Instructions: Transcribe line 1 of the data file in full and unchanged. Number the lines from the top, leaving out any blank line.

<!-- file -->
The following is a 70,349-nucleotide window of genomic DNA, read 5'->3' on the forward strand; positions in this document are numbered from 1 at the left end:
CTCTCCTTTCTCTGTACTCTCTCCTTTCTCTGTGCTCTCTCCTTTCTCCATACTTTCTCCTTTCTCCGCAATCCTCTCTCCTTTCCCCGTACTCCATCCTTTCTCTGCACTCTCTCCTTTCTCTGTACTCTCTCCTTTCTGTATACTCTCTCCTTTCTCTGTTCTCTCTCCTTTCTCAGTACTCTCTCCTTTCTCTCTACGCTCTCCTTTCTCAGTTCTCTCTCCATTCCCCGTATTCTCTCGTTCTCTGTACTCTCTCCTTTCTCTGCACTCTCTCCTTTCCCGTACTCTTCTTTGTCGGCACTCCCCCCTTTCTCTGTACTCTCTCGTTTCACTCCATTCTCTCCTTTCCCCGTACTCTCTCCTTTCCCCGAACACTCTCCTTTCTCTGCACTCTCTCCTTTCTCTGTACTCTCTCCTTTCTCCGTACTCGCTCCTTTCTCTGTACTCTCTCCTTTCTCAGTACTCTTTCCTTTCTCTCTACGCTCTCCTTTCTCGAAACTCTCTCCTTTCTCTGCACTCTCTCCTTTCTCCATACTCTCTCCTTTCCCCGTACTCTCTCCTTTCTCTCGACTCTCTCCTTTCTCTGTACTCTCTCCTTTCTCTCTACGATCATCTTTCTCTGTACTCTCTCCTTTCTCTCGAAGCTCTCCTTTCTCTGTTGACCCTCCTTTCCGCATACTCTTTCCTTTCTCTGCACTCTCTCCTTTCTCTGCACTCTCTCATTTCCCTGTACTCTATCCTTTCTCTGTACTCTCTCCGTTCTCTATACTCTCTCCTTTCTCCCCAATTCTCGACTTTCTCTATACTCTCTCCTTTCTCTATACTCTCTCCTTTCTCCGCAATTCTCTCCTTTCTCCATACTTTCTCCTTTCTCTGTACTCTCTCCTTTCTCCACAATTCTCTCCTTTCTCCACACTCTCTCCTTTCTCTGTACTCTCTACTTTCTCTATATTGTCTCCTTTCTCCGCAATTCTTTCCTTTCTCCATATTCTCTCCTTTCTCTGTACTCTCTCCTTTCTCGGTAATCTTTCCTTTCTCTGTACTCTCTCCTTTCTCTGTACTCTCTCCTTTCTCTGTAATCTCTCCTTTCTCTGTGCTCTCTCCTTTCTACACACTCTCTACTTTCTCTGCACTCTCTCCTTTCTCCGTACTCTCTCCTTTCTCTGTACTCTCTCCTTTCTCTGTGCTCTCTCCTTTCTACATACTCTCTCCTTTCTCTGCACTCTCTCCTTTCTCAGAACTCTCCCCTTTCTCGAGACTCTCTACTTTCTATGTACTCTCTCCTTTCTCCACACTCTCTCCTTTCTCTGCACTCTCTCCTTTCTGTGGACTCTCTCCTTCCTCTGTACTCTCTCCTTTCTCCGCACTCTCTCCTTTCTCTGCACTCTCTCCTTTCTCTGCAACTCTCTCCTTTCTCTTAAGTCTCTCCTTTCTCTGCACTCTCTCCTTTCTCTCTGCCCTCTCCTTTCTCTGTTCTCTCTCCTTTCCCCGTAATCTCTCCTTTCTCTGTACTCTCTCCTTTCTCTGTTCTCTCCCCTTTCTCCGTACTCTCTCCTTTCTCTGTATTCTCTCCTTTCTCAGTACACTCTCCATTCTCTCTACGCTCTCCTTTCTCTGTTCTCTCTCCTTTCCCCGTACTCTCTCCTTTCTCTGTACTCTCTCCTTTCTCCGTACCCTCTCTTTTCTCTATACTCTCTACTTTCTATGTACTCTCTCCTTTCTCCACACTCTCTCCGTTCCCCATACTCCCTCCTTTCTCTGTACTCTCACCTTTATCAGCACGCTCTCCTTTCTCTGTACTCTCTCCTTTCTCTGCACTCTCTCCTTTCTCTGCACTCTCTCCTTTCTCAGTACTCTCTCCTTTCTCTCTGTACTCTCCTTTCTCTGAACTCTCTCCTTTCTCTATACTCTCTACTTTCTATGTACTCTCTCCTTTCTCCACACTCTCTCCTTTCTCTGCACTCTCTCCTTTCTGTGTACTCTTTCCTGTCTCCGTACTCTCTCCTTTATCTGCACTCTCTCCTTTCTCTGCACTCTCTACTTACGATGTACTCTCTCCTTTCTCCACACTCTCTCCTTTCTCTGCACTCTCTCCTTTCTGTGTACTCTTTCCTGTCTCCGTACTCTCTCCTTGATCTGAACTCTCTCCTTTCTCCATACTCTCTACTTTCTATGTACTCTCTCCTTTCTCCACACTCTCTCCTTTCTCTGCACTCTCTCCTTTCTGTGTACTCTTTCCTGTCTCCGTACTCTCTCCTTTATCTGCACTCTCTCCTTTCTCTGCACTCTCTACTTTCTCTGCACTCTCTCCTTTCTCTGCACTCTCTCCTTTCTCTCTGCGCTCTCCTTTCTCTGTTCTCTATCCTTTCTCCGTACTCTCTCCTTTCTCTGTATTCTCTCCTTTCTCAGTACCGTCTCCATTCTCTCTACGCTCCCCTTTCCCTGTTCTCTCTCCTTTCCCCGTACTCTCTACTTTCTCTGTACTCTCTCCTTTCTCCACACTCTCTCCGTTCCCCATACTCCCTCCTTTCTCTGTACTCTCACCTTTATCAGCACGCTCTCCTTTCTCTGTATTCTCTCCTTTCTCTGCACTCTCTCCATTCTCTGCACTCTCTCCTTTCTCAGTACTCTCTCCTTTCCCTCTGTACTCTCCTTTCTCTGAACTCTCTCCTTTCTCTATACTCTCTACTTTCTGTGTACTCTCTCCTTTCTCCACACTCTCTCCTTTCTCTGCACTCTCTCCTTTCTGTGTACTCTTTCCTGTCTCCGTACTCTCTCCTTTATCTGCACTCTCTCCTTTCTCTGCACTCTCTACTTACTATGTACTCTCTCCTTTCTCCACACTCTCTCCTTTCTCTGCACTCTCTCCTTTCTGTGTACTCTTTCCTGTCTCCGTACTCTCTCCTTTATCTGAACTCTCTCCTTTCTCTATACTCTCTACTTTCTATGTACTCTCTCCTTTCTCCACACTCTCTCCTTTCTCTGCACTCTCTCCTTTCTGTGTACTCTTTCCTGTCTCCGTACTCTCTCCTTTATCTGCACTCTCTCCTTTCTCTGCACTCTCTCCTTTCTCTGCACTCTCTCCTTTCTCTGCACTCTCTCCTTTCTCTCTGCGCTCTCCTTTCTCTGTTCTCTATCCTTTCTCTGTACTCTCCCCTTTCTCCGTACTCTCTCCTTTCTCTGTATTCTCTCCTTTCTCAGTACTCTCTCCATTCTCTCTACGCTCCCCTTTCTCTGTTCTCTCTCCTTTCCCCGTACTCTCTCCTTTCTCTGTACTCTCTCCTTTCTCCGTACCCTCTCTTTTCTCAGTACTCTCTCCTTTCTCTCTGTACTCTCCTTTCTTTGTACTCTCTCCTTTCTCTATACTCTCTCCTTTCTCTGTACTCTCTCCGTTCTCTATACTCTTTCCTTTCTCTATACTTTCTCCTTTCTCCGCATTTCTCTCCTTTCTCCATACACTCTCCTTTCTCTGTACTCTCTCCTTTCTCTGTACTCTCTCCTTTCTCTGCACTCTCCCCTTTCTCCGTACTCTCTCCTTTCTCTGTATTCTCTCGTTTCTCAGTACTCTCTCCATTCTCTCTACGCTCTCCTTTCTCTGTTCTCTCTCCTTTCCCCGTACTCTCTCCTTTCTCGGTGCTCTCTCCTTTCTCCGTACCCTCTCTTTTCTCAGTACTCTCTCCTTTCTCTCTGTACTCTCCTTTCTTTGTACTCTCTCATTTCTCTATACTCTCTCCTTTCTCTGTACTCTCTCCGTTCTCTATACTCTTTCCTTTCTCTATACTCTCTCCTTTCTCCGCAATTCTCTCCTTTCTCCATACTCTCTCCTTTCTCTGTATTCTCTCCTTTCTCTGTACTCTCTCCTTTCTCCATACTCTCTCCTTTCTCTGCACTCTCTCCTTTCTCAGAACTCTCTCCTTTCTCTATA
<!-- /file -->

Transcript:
The following is a 70,349-nucleotide window of genomic DNA, read 5'->3' on the forward strand; positions in this document are numbered from 1 at the left end: